|Acer among the euphorbias|
The spring bulbs have gone to ground to regroup and prepare for the growing traumas of the following year to come. The borders are beginning to bulk up with perennial planting, which helps impede ubiquitous weeds. The spring shrubs, flowering over, are concentrating on colourful leaf production and annuals are starting to poke their heads tentatively above the soil’s parapet.
In the herb garden, various sages, chives, rosemary, marjoram, oregano, mints, and the dreaded lemon balm are thriving. One of my favourite herbs, lovage, is growing apace and, with its celery-like flavour, is a welcome accompaniment to meals when used as a vegetable in its own right; it does also make a wonderful soup, much beloved of the Romans. I wouldn’t be without it in the garden. Angelica doesn’t linger long but friend Terry Ferdinand has promised me sports from his garden so I will try again!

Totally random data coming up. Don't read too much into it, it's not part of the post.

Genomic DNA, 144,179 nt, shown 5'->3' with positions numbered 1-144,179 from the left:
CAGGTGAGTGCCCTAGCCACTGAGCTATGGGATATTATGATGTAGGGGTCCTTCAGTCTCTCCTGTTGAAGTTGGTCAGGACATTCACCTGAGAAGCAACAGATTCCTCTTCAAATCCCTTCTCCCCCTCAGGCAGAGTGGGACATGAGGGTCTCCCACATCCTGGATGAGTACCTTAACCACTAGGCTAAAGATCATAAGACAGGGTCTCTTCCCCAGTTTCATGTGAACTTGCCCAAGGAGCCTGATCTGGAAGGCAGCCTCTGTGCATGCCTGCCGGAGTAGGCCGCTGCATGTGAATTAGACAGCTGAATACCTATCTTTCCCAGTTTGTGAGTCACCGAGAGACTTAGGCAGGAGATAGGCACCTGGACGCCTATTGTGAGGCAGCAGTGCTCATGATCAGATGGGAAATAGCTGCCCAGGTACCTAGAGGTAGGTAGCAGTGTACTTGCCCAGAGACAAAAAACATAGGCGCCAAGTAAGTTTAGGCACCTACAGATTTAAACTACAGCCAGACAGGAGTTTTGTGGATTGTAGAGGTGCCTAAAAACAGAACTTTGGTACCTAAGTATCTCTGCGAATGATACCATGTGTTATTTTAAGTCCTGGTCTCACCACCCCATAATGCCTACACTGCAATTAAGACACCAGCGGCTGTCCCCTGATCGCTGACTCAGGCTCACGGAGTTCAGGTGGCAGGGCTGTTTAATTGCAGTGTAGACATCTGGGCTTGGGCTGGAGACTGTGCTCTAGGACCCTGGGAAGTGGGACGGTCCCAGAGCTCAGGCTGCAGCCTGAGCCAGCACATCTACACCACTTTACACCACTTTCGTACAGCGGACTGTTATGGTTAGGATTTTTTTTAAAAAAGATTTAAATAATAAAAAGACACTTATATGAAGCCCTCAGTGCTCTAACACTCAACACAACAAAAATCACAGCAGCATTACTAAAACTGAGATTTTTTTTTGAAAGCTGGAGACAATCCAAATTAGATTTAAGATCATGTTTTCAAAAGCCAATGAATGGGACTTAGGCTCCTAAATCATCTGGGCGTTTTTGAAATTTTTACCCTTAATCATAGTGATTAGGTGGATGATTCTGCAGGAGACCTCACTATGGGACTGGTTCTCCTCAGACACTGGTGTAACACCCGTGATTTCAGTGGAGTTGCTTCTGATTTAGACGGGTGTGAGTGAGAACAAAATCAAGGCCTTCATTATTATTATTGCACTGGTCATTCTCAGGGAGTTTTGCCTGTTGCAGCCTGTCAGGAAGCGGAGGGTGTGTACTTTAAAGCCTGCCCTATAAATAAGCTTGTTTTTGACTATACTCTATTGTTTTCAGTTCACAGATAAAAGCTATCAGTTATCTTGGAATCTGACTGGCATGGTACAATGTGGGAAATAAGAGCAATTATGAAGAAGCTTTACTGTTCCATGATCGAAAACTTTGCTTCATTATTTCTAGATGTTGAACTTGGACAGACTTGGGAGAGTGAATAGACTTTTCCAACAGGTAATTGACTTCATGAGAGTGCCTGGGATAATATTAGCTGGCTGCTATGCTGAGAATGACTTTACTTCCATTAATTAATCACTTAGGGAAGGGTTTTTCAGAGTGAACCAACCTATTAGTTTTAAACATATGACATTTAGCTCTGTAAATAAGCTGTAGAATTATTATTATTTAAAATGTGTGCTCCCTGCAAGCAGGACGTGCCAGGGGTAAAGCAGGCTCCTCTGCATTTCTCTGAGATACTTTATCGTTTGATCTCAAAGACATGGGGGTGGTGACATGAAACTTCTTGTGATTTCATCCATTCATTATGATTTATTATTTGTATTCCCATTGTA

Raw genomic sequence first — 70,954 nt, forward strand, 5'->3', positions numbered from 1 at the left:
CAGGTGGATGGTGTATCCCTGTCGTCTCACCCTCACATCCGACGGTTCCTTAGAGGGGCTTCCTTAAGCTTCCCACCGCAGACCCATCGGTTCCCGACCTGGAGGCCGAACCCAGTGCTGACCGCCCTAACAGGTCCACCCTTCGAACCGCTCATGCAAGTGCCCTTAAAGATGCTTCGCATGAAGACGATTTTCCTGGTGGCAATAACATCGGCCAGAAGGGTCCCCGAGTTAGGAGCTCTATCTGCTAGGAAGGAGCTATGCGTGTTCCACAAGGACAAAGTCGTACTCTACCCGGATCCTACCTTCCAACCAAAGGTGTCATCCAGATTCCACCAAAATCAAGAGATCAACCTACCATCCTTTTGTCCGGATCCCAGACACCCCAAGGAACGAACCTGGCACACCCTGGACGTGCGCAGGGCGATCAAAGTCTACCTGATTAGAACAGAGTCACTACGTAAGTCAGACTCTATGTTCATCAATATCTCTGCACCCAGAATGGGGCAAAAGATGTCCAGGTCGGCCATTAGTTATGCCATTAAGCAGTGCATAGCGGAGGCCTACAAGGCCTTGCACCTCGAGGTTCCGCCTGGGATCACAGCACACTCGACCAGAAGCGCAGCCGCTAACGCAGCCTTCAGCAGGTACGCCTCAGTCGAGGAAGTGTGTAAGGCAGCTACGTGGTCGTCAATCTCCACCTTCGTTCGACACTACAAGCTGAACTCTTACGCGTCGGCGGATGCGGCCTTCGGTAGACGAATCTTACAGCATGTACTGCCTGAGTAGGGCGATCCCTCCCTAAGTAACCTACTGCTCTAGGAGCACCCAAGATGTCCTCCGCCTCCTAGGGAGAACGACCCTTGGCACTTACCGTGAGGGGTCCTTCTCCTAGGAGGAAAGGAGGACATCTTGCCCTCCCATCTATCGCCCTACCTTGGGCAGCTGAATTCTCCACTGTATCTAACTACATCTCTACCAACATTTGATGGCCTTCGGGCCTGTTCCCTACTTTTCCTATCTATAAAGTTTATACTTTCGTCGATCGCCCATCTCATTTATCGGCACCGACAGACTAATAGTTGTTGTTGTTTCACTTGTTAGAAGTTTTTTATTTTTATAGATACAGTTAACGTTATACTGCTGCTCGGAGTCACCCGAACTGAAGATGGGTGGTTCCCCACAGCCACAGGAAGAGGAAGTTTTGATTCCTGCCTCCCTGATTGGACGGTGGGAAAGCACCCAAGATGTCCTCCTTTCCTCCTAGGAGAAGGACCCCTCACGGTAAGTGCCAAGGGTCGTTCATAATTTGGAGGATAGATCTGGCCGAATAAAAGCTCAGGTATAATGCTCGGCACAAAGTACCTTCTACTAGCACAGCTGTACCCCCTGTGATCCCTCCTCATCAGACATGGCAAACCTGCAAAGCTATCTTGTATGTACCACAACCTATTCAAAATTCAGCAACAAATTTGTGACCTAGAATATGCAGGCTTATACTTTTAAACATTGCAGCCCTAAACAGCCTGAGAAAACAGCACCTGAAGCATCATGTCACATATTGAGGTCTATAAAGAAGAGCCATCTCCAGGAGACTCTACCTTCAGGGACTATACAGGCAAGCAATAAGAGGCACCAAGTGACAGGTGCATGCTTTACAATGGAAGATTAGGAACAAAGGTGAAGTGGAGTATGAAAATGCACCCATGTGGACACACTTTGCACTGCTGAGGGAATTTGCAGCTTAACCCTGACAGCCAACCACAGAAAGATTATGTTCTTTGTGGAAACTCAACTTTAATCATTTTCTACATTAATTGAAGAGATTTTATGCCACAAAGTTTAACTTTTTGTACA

|Marigolds beside the pond|
I can’t wait for the roses in my literary rose bed – Jude the Obscure, The Lady of Shalott, Brother Cadfael, Tess of the D’Urbervilles, Tam O'Shanter and William Shakespeare, to raise their lovely heads and join with sweet peas – aptly, for Pablo’s 1911 garden, the symbol of Edwardian England - to join with me to celebrate the delights of the June garden.
Pity about the rain – but the sun WILL shine - after all it is flaming June